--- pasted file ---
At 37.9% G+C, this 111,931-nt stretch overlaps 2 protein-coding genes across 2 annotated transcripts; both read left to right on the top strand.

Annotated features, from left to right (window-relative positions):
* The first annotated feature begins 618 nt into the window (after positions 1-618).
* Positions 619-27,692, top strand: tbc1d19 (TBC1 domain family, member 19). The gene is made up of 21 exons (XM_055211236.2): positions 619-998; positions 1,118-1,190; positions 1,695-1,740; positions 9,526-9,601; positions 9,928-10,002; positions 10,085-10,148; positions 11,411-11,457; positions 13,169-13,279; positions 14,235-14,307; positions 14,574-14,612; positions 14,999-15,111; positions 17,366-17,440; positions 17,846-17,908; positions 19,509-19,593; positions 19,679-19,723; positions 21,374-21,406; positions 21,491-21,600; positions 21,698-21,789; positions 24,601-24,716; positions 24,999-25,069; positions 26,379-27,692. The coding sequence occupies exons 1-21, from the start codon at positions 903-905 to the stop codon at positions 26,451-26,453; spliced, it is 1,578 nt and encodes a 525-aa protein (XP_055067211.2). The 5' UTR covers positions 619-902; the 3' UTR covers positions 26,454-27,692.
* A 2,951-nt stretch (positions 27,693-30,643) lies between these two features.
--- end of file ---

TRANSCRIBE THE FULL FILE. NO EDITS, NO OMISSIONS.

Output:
At 37.9% G+C, this 111,931-nt stretch overlaps 2 protein-coding genes across 2 annotated transcripts; both read left to right on the top strand.

Annotated features, from left to right (window-relative positions):
* The first annotated feature begins 618 nt into the window (after positions 1-618).
* Positions 619-27,692, top strand: tbc1d19 (TBC1 domain family, member 19). The gene is made up of 21 exons (XM_055211236.2): positions 619-998; positions 1,118-1,190; positions 1,695-1,740; positions 9,526-9,601; positions 9,928-10,002; positions 10,085-10,148; positions 11,411-11,457; positions 13,169-13,279; positions 14,235-14,307; positions 14,574-14,612; positions 14,999-15,111; positions 17,366-17,440; positions 17,846-17,908; positions 19,509-19,593; positions 19,679-19,723; positions 21,374-21,406; positions 21,491-21,600; positions 21,698-21,789; positions 24,601-24,716; positions 24,999-25,069; positions 26,379-27,692. The coding sequence occupies exons 1-21, from the start codon at positions 903-905 to the stop codon at positions 26,451-26,453; spliced, it is 1,578 nt and encodes a 525-aa protein (XP_055067211.2). The 5' UTR covers positions 619-902; the 3' UTR covers positions 26,454-27,692.
* A 2,951-nt stretch (positions 27,693-30,643) lies between these two features.